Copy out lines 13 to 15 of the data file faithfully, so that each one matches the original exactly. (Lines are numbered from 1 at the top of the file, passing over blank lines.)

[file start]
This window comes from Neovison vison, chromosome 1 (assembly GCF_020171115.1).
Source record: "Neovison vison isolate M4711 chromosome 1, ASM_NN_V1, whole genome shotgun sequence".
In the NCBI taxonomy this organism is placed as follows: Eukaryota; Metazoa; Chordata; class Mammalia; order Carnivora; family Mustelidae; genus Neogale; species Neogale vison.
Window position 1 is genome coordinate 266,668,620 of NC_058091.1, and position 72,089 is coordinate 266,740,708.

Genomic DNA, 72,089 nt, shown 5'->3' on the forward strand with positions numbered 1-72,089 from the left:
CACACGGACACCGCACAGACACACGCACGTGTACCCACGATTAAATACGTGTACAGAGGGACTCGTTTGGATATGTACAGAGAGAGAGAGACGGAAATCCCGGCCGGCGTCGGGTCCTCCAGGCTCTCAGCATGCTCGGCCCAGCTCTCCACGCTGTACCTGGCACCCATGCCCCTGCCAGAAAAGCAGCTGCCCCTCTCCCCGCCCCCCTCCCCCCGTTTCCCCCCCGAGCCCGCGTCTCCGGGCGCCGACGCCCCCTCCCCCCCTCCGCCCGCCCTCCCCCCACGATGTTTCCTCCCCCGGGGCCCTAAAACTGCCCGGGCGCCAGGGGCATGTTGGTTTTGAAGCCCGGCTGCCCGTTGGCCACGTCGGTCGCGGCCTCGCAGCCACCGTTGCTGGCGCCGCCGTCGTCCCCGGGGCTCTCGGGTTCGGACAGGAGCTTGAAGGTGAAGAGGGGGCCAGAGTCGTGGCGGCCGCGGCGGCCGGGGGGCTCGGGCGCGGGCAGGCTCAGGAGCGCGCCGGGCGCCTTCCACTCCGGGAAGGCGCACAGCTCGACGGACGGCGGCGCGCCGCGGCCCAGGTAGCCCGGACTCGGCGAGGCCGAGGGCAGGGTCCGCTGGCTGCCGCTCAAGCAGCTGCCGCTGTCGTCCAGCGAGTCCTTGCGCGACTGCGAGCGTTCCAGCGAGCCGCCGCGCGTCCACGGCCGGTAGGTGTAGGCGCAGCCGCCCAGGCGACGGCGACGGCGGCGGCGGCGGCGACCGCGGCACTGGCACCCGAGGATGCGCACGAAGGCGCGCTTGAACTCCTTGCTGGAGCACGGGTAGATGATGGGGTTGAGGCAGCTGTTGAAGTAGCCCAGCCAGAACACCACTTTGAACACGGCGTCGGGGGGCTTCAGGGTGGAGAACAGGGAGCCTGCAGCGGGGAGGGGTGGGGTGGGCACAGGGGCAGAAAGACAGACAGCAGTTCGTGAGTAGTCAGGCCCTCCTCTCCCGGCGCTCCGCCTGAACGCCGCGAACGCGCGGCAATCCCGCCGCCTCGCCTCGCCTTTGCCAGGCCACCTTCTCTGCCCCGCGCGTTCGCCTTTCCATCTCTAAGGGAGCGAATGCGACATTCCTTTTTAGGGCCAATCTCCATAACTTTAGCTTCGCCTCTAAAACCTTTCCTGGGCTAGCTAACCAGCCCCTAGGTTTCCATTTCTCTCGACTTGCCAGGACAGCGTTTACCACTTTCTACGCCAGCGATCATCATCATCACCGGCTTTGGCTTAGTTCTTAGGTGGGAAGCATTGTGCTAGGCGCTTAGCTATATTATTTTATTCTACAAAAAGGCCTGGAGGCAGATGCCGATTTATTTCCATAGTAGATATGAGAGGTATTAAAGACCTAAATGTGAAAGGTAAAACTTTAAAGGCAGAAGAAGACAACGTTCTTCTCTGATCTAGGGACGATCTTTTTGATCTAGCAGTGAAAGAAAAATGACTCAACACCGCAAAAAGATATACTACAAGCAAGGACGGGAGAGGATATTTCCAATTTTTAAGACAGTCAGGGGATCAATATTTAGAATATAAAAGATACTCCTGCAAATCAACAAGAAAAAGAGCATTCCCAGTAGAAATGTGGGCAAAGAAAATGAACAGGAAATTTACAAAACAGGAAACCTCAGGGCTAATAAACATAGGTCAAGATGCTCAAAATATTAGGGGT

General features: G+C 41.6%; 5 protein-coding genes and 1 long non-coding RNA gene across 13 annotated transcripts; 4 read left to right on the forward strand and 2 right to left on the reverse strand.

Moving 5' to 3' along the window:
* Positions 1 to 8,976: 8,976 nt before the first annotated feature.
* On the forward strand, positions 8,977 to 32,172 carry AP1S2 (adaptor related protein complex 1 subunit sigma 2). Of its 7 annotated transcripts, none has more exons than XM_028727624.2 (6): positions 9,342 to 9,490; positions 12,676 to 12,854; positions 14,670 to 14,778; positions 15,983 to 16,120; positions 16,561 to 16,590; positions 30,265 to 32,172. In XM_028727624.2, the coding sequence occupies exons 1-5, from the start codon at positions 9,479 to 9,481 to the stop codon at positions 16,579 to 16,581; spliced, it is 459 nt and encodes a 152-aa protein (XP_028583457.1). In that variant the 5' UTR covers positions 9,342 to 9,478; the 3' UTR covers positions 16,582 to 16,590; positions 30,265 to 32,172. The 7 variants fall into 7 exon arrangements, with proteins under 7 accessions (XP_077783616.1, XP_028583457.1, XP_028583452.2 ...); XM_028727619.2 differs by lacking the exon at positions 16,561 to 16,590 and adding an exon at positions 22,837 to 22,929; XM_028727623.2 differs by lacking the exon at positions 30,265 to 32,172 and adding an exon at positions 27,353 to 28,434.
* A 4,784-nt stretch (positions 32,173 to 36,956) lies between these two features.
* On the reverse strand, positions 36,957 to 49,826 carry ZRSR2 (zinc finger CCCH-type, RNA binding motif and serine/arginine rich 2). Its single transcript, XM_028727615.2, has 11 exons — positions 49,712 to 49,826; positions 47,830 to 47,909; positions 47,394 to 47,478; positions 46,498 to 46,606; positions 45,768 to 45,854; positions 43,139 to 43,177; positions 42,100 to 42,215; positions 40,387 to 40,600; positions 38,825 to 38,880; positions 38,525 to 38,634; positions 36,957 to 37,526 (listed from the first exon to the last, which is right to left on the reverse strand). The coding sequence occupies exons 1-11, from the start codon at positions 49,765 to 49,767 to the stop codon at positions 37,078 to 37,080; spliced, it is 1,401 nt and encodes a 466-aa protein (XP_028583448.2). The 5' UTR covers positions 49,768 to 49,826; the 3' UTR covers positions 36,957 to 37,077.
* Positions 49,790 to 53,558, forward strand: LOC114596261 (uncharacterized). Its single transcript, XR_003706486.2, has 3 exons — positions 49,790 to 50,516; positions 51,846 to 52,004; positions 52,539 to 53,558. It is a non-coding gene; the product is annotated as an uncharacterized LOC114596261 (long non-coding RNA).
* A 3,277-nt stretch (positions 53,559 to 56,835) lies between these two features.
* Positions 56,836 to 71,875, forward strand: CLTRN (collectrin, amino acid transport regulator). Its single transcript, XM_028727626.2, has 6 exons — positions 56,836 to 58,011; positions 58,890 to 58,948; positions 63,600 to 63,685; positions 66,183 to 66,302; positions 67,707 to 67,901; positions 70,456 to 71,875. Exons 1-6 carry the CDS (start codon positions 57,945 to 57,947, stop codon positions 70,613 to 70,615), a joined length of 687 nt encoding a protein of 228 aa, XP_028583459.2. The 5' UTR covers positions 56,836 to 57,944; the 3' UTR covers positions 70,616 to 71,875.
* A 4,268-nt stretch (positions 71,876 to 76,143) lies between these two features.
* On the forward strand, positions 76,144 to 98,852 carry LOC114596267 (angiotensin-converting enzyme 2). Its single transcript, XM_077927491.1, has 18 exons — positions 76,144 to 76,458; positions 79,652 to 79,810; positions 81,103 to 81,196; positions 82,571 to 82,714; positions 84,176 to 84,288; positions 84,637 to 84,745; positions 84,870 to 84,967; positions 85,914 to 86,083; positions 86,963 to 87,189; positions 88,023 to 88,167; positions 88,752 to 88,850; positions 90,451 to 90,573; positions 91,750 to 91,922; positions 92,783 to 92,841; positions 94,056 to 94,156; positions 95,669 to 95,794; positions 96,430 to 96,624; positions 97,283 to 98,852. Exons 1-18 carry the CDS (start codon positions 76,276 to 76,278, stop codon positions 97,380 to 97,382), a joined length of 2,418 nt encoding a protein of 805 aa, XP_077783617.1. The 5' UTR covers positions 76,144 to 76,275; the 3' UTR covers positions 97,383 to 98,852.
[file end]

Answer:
* Positions 49,790 to 53,558, forward strand: LOC114596261 (uncharacterized). Its single transcript, XR_003706486.2, has 3 exons — positions 49,790 to 50,516; positions 51,846 to 52,004; positions 52,539 to 53,558. It is a non-coding gene; the product is annotated as an uncharacterized LOC114596261 (long non-coding RNA).
* A 3,277-nt stretch (positions 53,559 to 56,835) lies between these two features.
* Positions 56,836 to 71,875, forward strand: CLTRN (collectrin, amino acid transport regulator). Its single transcript, XM_028727626.2, has 6 exons — positions 56,836 to 58,011; positions 58,890 to 58,948; positions 63,600 to 63,685; positions 66,183 to 66,302; positions 67,707 to 67,901; positions 70,456 to 71,875. Exons 1-6 carry the CDS (start codon positions 57,945 to 57,947, stop codon positions 70,613 to 70,615), a joined length of 687 nt encoding a protein of 228 aa, XP_028583459.2. The 5' UTR covers positions 56,836 to 57,944; the 3' UTR covers positions 70,616 to 71,875.